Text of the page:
A deep, cleansing breath of pristine air is always balm for body and soul, but until the passage of the Clean Air Act (CAA) of 1963, the very act of breathing in many parts of this country was hazardous to one’s health.
A toxic cloud of mining and industrial gases killed more than a dozen people in 1948 in Denora, Pennsylvania, and the air in Pittsburgh was so dirty in the 1950s from steel mill emissions that white-collar workers out for a lunch-time walk needed to change into a fresh dress shirt when they returned to the office.
These events and others, such as the infamous London smog of 1952 that claimed the lives of more than 12,000 residents, pricked the conscience of the industrialized world. The U.S. Congress, in a show of bipartisan unity absolutely unfathomable today — the Senate passed the bill unanimously — sent the CAA to President Lyndon Johnson who signed it on December 17, 1963, thereby giving the federal government the authority to research and combat air pollution. “We are about to come of age in our relationship with our environment,” declared Oregon senator Maurine Neuberger.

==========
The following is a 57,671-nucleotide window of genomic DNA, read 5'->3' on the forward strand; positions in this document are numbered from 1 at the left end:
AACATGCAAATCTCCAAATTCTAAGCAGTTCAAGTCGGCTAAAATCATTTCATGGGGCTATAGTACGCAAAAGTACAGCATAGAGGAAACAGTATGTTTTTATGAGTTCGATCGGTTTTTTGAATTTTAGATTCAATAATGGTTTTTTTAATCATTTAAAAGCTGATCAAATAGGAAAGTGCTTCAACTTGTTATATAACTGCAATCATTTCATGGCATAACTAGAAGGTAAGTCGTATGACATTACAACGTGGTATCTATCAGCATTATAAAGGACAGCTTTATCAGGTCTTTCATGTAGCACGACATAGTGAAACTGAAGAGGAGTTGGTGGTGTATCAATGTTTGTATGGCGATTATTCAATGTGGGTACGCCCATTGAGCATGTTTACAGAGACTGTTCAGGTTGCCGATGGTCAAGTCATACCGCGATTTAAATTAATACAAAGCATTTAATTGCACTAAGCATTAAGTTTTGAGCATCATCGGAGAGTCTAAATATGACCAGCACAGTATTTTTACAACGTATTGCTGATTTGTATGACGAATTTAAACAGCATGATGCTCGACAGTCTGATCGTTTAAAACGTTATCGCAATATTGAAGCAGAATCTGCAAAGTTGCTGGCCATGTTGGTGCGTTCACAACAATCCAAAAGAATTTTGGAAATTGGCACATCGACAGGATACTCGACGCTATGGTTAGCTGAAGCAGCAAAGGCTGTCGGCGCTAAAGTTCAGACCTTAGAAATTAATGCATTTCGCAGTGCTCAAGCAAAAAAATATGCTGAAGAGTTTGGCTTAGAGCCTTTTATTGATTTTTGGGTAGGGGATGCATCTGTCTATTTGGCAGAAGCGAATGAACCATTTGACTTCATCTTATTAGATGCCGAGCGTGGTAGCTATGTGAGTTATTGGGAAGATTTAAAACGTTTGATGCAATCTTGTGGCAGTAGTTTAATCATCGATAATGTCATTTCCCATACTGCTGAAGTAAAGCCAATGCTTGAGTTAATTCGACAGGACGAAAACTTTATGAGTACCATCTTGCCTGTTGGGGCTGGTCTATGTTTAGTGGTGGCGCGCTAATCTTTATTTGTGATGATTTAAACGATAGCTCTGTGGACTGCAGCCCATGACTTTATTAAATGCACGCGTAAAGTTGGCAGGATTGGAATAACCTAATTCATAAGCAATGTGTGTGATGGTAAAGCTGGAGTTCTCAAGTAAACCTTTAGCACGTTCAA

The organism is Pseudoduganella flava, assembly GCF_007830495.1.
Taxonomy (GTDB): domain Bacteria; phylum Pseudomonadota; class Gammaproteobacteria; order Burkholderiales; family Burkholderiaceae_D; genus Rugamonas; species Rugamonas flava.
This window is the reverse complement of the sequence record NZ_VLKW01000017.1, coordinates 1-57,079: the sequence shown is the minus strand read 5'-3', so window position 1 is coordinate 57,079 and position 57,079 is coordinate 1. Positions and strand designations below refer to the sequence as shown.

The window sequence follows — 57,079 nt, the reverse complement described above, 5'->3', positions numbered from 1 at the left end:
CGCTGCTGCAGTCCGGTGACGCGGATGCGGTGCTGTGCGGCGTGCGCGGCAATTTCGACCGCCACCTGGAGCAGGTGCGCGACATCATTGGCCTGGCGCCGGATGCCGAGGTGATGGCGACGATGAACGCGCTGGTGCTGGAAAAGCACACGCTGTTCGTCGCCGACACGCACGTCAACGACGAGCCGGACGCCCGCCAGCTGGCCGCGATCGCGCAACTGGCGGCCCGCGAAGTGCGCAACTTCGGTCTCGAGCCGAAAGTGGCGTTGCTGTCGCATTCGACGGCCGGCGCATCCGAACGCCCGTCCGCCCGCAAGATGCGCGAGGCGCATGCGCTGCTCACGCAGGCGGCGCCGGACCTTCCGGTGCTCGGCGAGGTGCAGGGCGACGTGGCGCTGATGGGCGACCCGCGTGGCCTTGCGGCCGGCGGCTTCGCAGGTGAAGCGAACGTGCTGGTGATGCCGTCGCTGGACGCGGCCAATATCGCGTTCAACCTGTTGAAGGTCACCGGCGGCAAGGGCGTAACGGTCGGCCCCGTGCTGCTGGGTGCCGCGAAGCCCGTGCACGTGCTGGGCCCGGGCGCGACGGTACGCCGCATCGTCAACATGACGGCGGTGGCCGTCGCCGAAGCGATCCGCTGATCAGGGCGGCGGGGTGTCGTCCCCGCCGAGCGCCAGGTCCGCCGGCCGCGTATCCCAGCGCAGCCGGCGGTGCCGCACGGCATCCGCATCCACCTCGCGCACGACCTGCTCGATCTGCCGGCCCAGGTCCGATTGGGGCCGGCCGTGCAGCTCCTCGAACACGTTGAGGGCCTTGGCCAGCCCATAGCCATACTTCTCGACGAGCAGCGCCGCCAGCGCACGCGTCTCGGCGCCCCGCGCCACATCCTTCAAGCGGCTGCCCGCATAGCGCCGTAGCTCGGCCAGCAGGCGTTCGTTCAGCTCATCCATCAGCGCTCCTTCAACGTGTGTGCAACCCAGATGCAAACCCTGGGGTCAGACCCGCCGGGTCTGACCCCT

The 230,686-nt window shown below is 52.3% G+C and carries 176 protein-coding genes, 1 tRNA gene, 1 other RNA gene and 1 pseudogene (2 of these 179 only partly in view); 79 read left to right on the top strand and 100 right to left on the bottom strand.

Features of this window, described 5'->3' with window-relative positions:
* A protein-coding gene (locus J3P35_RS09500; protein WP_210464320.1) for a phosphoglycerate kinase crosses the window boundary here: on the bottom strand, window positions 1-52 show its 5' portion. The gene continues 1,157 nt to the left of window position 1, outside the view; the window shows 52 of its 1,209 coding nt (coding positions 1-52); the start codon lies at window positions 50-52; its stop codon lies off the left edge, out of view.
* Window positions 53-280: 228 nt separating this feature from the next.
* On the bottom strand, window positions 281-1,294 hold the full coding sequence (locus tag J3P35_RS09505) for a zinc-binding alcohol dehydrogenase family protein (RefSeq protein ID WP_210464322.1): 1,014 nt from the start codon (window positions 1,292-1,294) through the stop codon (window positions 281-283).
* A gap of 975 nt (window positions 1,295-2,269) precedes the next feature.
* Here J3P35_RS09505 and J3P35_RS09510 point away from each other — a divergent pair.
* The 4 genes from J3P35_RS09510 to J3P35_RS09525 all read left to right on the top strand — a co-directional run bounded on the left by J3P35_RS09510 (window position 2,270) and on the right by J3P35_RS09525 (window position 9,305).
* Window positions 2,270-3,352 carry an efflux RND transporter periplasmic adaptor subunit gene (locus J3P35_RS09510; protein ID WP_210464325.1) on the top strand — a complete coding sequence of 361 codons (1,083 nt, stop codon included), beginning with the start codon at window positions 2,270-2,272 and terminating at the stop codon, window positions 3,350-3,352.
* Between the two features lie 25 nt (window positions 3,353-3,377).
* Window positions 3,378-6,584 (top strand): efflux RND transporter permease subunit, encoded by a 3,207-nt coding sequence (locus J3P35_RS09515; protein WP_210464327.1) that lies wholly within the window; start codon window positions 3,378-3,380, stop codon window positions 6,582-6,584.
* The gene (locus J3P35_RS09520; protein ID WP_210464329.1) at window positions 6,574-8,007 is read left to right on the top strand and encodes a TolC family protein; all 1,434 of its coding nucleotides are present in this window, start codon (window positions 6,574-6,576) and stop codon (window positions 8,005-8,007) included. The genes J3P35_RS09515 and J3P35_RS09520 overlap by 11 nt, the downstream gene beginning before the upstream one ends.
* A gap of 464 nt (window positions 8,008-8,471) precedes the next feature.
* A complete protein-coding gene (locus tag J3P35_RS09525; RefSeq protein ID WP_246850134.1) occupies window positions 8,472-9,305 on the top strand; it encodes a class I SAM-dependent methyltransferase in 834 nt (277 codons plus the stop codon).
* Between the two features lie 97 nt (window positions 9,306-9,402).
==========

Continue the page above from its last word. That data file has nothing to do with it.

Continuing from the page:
For the past 60 years, during which the CAA has been amended and expanded several times, the law has done a remarkable job of removing toxic pollutants from the air, from lead and carbon monoxide to the chemical constituents of acid rain and the chlorofluorocarbon refrigerants that put a hole in the ozone layer. While we certainly have a long way to go — controlling particulates and greenhouse gases remain a challenge — we certainly have a lot to celebrate. The CAA helped us breathe easier, saved countless lives, prevented a myriad of respiratory diseases, and, by one estimate, added almost half a year to our lifespans.
In Avalonia’s programs throughout the CAA’s anniversary year, we’ll be saluting these successes. But ensuring an abundance of clean air takes more than legislation — it requires an equal abundance of oxygen-providing healthy plants, trees in particular. The preservation of woodlands, which are celebrated throughout the world every March 21 during the UN-sponsored International Day of Forests, is a core Avalonia mission. So, when you’re out on a wooded trail and watching the leaf and flower buds fatten with promise, take time to rejoice. Take time to breathe deeply.
Story by Bruce Fellman, photo by Jeff Alexander